• I hear you bro. At the time my life was turned upside down, I had been on paroxetine for 12 years solid. I’ve never had a criminal bone in my body, yet over this time I lost restraint and became the opposite of the conservative, shy guy I was beforehand. I didn’t care about anything and couldn’t feel most emotions. I didn’t care if I showed up late for work – or if I even went to work. Didn’t care what I said or did. Spending, eating and a number of other behaviours becamee uncontrollable after several years. Everything was in excess. It felt like there were no consequences or dangers in my safe little mental cocoon at the time – I was disconnected, like a mere observer. There was no deliberate malice or eagerness to do wrong, just complete indifference and lack of restraint… what a combo! It wasn’t until years later when I withdrew from SSRI/SNRI meds (after 21 years) that the original “me” came back. I am now so devastated at my behaviours and feel robbed of my late teens, 20’s and most of my 30’s. My promising career was cut short by 30. Now, not many people are willing to believe a common antidepressant can change who you are, how you behave and how you think over time, but they can! Sometimes these behaviours are at the complete opposite end of the spectrum to the original “you”. I used to believe in self control. Now I’ve experienced that the concept of self control is largely an illusion. If you mess with the neurotransmitters, you potentially mess with your mental framework, the framework that controls morals, restraints and behaviours.

  2. Got a comment via Twitter from Kim Witczak:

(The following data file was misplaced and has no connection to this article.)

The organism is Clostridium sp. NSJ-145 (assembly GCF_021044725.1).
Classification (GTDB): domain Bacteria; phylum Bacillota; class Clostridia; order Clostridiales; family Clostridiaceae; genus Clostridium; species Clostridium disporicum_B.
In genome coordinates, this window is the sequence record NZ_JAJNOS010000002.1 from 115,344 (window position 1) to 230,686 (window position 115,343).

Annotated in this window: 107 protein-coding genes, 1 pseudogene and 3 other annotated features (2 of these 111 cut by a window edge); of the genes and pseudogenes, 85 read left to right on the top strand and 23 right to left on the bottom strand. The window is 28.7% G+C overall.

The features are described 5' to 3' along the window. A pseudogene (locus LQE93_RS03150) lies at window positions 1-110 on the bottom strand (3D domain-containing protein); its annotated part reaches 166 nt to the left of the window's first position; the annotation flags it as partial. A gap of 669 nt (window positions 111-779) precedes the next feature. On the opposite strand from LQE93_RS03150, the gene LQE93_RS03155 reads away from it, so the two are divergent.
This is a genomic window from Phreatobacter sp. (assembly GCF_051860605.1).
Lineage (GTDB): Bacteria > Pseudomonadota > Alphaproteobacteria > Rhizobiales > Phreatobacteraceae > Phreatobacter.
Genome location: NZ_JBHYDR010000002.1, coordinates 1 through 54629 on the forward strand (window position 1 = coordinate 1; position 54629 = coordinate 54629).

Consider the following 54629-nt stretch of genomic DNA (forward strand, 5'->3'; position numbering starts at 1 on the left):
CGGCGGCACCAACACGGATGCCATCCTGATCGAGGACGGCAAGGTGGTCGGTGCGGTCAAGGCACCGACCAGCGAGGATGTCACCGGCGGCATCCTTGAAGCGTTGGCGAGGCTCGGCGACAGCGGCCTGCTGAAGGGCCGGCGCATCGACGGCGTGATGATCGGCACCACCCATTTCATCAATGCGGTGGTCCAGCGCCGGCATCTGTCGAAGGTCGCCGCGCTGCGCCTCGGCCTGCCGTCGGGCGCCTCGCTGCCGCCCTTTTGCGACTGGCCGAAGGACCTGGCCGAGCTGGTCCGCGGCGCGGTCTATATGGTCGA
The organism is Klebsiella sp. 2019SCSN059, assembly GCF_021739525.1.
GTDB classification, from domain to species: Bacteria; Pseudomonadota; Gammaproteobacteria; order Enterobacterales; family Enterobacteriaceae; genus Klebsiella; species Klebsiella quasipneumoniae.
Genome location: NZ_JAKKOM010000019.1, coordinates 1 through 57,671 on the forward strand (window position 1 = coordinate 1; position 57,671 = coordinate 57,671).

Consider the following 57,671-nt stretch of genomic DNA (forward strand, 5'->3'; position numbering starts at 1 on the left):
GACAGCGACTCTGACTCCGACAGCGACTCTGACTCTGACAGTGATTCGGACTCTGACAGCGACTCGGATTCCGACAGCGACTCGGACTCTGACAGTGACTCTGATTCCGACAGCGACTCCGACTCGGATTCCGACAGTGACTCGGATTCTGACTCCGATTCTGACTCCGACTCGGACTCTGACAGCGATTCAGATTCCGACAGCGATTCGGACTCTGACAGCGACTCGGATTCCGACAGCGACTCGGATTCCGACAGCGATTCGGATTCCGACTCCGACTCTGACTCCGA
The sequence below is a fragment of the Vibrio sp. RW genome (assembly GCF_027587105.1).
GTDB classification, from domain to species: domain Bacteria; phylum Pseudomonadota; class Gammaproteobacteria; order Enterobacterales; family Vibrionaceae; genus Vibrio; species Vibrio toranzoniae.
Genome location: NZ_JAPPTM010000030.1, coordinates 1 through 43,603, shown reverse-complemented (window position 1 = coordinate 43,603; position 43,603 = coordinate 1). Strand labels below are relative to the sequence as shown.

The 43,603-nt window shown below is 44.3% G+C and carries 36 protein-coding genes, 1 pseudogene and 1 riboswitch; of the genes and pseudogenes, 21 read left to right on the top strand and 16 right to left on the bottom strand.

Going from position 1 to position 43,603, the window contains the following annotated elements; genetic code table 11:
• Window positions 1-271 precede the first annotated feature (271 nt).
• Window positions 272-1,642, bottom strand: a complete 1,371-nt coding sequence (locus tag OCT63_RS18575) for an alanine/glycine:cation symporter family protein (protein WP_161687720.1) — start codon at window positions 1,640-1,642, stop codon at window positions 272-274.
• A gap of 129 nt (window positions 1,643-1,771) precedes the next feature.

Kim Witczak ‏@woodymatters 2h2 hours ago
    @RxISK Thx for sharing. Woody talked about “feeling guilty” almost immediately after starting Zoloft. Never did before!!

    http://www.woodymatters.com/

    Kim lost her husband Woody to suicide in 2003 — about a week after his doctor offered him Zoloft to calm his nerves over some big sales presentations he’d be giving at work. In the years since, she’s become an amazing activist in the fight for drug safety. You can read Woody’s story at the website posted above.

    Woody’s suicide was a tragedy that didn’t add up for those who knew him — he was if anything a happy-go-lucky type of guy. In that last week, however, Kim tells me he complained of nightmares he wouldn’t describe, and confided to a male friend that “I just don’t want to hurt Kim.” Which puzzled the friend, because Woody was so happily married and hadn’t even a trace of a violent temper. Why would he worry about that?

    Putting Woody’s story together with Steindor’s (and that of James Holmes) leaves me pretty damn sure what’s reflected in reports of “feeing guilty” on Zoloft. It’s not the “classic” guilt and self-blame of depressed people. If it were, we’d get a similar number of reports on every pill marketed to fight depression. A lot of people on Zoloft are both acting out of character — getting drunk, screaming at their families, etc. — and also perhaps having thoughts that horrify them. And they have no clue it’s the drug talking.

  3. “How on earth could an antidepressant drug drive someone to murder?”

    Quite easily, it’s a mind altering drug. Mind altering drugs cause some people to engage in all kinds of unwelcome and sometimes deadly behaviours. Whether it is alcohol, cannabis, cocaine, LSD, or antidepressants; behaviour changes, self control diminishes and the results are often fatal.

    If these antidepressants are as benign as their pushers and dealers would have us believe, why are they prescription only? Why not put them on the shelf at your local supermarket next to the aspirins? Probably because in order to ensure people keep taking them long enough to get hooked, they need the Doctor dealer there to persuade the victims to keep taking them and to persuade them that all the bad effects are not the nice medicines, but their horrible disease, so they had better keep taking them and quite possibly take some other ones in addition.